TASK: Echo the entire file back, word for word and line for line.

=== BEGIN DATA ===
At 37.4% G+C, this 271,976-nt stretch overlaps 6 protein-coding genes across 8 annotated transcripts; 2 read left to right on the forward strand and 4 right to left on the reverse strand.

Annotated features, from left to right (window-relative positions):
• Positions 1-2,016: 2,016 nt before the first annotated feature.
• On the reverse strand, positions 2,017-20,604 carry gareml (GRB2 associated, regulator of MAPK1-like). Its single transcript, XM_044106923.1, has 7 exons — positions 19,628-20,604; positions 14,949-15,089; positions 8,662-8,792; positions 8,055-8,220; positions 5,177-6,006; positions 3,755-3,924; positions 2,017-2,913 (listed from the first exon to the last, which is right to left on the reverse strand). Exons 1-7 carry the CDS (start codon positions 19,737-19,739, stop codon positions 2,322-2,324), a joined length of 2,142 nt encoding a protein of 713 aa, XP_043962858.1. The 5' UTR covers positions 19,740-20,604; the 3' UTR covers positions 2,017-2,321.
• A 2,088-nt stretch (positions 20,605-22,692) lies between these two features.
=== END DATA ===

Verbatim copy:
At 37.4% G+C, this 271,976-nt stretch overlaps 6 protein-coding genes across 8 annotated transcripts; 2 read left to right on the forward strand and 4 right to left on the reverse strand.

Annotated features, from left to right (window-relative positions):
• Positions 1-2,016: 2,016 nt before the first annotated feature.
• On the reverse strand, positions 2,017-20,604 carry gareml (GRB2 associated, regulator of MAPK1-like). Its single transcript, XM_044106923.1, has 7 exons — positions 19,628-20,604; positions 14,949-15,089; positions 8,662-8,792; positions 8,055-8,220; positions 5,177-6,006; positions 3,755-3,924; positions 2,017-2,913 (listed from the first exon to the last, which is right to left on the reverse strand). Exons 1-7 carry the CDS (start codon positions 19,737-19,739, stop codon positions 2,322-2,324), a joined length of 2,142 nt encoding a protein of 713 aa, XP_043962858.1. The 5' UTR covers positions 19,740-20,604; the 3' UTR covers positions 2,017-2,321.
• A 2,088-nt stretch (positions 20,605-22,692) lies between these two features.